bear in mind that while this continuum implies the;°;i;l°n"l incopresentability of two impressions having the ° same local sign, it allows not only of the presentation of sensations of varying massiveness, but also of a sensation involving the. whole continuum simultaneously, as in Bain's classic example of the warm bath. As regards the motor element itself, the first point of importance is the incopresentability and invariability of a successive series of auxiliomotor or kin aesthetic presentations, Pl, P2, P3, P4. P1 cannot be presented along with P2, and from P4 it is impossible to reach P1 again save through P3 and P2. Such a series, taken alone, could afford us, it is evident, nothing but the knowledge of an invariable sequence of impressions which it was in our own power to produce. Calling the series of P's “positional signs, ” the contrast between them and local signs is obvious. Both are invariable, but succession characterizes the one, simultaneity the other; the one yields potential position without place, the other potential place (7'67I'O$) without position; hence we call them both merely signs.” But in the course of the movements necessary to the exploration of the body-probably our earliest lesson in spatial perception-these positional signs receive a new significance from the active and passive touches that accompany them, just as they impart to these last a significance they could never have alone.-It is only in the resulting complex that we have the presentations of actual position and of spatial magnitude. For space, though conceived as a coexistent continuum, excludes the notion of omnipresence or ubiquity; two positions ld and lg must coexist, but they are not strictly distinct positions so long as we conceive ourselves present in the same sense in both. But, if F., and F, are, e.g. two impressions produced by compass points touching two different spots as ld and Z, on the hand or arm, and we place a finger upon Z.; and move it to lg, experiencing thereby the series P, , P2, P3, P4, this series constitutes ld and l, , into positions and also invests Fd and F, with a relation not of mere distinctness 3.S'T67l'0L but of definite distance. The resulting complex perhaps admits of symbolization as follows:-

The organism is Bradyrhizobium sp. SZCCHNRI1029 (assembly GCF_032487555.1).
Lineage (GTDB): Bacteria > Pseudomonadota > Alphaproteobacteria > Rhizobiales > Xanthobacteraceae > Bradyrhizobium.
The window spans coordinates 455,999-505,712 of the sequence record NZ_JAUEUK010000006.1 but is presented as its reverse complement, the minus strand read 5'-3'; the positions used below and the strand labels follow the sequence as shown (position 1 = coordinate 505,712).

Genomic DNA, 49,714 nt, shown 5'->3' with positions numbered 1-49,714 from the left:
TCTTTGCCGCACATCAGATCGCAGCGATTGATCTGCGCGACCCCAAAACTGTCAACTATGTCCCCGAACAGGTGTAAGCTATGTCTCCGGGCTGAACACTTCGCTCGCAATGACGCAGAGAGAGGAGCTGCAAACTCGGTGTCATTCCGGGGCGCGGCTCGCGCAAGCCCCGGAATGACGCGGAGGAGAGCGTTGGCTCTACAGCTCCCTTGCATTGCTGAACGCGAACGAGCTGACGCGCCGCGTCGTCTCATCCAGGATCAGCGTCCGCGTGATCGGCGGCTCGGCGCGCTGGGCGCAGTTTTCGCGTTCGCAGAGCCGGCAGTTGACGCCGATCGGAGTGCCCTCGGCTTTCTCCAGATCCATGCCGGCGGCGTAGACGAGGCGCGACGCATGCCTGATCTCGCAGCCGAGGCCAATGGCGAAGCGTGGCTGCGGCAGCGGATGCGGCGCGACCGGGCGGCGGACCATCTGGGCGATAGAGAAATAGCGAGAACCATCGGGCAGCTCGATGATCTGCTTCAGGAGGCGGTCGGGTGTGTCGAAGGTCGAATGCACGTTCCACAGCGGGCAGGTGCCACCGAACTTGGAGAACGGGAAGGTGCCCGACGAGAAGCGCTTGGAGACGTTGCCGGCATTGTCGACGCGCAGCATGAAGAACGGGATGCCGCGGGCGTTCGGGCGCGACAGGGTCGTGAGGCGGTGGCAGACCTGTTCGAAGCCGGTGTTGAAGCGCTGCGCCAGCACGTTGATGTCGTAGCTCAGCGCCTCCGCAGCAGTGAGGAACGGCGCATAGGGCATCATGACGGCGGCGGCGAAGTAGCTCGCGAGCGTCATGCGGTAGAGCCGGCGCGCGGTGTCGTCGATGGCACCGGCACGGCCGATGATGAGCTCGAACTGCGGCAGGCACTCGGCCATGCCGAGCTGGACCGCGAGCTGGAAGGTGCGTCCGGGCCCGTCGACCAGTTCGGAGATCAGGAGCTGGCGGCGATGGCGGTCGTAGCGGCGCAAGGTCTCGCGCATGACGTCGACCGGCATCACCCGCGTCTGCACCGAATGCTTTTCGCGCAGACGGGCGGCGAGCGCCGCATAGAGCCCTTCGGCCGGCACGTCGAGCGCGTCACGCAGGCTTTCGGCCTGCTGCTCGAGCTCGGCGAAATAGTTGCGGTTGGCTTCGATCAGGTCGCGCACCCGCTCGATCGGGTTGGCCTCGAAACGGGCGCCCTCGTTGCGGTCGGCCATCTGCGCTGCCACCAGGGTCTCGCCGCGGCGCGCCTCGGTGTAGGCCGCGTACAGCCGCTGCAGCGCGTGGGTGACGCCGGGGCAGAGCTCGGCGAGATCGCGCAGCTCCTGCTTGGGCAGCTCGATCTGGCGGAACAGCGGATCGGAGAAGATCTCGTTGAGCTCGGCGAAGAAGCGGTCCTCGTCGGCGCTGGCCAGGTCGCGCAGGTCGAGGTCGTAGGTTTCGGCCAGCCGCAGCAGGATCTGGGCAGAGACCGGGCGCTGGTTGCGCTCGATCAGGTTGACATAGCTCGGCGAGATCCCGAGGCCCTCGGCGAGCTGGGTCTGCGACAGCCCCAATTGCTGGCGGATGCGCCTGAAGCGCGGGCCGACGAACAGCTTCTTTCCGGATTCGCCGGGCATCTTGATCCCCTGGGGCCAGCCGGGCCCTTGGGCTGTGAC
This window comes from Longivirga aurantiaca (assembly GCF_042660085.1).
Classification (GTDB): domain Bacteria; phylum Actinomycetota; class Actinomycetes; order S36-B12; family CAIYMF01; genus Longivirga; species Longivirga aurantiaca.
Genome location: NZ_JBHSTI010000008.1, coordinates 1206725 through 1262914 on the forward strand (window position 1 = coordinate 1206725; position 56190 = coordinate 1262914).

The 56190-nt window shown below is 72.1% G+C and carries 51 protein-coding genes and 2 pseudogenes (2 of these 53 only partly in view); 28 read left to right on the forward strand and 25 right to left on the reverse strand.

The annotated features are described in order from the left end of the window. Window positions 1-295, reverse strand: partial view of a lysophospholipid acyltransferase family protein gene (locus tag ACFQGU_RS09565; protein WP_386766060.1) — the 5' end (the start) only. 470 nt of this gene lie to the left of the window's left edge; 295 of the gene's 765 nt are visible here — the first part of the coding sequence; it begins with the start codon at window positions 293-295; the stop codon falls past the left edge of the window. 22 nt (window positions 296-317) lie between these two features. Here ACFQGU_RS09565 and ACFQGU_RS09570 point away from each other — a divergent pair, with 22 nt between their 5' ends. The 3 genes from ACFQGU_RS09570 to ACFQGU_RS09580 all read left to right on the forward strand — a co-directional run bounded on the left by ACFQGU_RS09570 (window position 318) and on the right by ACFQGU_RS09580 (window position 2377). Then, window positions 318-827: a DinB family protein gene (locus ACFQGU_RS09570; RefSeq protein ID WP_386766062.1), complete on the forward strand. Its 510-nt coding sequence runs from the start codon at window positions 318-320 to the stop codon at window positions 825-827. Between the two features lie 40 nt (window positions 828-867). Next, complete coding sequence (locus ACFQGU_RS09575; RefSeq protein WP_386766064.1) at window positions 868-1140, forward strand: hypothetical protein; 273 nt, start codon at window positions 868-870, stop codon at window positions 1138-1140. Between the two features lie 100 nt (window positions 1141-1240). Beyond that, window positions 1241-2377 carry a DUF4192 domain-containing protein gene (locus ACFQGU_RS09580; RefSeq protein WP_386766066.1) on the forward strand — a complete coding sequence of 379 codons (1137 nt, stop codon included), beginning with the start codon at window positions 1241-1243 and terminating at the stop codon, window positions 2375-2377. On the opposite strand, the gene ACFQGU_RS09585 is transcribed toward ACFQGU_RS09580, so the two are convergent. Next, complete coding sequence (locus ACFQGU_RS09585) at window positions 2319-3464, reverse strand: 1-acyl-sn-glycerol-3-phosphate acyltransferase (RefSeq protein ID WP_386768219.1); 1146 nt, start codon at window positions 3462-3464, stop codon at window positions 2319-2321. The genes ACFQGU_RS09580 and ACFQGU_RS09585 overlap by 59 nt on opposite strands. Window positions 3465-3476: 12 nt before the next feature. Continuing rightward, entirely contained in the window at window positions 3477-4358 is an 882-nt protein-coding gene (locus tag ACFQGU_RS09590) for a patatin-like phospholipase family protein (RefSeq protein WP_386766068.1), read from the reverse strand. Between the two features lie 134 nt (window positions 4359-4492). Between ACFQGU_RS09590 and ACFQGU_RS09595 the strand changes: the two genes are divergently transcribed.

F., F;, F¢F,1F, FfF, ,F, ,F, .
T t Z t
Here the first line represents a portion of the tactual continuum, Fd and F, being distinct “ feels, ” if we may so say, or passive touches presented along with the fainter sensations of the continuum as a whole, which the general “ body-sense ” involves; T stands for the active touch of the exploring finger and P1 for the corresponding kin aesthetic sensation regarded as “positional sign ”; the rest of the succession, as not actually present at this stage but capable of revival from past explorations, is symbolized by the ttt and p2p3p4.
When the series of movements is accompanied by active touches without passive there arises the distinction between one's own body and foreign bodies; when the initial movement of a series is accompanied by both active and passive touches, the final movement by active touches only, and the intermediate movements are unaccompanied by either, we get the further presentation of empty space lying between us and them-but only when by frequent experience of contacts along with those intermediate movements we have come to know all movement as not only succession but change of position. Thus active touches come at length to be projected, passive touches alone being localized in the stricter sense. But in actual fact, of course, the localization of one impression is not perfected before that of another is begun, and we must take care lest our necessarily meagre exposition give rise to the'mistaken notion Thus a place may be known topographically without its position being known geographically, and vice versa.